IBM sent shockwaves through the software modeling market when it announced its intention to acquire Rational Software for $2.1 billion. The Rational product line, pricing, and positioning make perfect sense for IBM.

But many Microsoft shops—and perhaps even Microsoft itself—have to figure out what this means for them going forward. Let’s look at the issues surrounding the Rational acquisition, how it will potentially affect different constituencies, and whether, in the end, it really matters.

Why it makes sense for IBM
As IBM attempts to grow its Global Services business, it needs ways to differentiate its consultants from the pack. There’s significant potential growth in helping customers develop system development lifecycles and then assisting them in configuring systems to support new development paradigms.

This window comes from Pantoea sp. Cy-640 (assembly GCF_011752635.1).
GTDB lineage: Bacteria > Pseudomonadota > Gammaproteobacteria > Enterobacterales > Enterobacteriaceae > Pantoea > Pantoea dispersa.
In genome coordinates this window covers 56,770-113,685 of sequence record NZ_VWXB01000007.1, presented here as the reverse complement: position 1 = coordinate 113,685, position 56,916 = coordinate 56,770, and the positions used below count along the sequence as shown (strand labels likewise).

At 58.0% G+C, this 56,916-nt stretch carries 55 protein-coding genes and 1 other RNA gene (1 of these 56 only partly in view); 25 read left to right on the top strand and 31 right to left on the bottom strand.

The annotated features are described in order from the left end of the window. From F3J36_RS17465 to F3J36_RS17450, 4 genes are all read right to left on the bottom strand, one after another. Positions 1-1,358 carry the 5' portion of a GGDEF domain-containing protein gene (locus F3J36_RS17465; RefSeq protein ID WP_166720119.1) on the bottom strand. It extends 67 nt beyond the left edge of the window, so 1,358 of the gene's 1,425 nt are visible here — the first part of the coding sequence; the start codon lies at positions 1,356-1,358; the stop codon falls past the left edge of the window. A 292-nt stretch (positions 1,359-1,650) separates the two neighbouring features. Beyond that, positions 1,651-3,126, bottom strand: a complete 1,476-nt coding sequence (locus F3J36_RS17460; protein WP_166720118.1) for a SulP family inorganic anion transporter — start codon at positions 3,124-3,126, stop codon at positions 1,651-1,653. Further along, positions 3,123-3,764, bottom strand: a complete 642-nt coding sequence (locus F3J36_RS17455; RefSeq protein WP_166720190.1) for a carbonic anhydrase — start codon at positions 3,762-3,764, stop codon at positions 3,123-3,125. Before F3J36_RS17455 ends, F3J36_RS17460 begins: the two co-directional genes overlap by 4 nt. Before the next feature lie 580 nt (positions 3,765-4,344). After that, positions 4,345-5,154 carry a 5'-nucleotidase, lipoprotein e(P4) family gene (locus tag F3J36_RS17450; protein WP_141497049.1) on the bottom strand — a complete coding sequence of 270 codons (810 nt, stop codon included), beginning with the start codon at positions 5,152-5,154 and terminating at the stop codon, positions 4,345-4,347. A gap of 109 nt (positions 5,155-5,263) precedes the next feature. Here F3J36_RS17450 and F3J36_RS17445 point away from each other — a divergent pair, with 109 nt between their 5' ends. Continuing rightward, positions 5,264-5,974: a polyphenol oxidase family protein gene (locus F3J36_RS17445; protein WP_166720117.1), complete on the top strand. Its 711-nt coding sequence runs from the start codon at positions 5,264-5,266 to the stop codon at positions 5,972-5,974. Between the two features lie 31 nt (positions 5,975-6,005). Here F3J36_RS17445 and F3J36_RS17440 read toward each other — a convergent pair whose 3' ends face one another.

With many large corporations looking at the Model Driven Architecture (MDA) as the basis for building new applications based on a new Service Oriented Architecture (SOA), they’re looking for consultants, trainers, and software companies to help them create new development environments to support these initiatives.

I had a meeting with employees of a large state government agency this past December to discuss these exact issues. They see the push toward SOA as a prime opportunity to redefine the way they create applications and support their constituency. Their biggest problem is finding a company that can help them both architect solutions and create a design and development platform that helps them deliver it.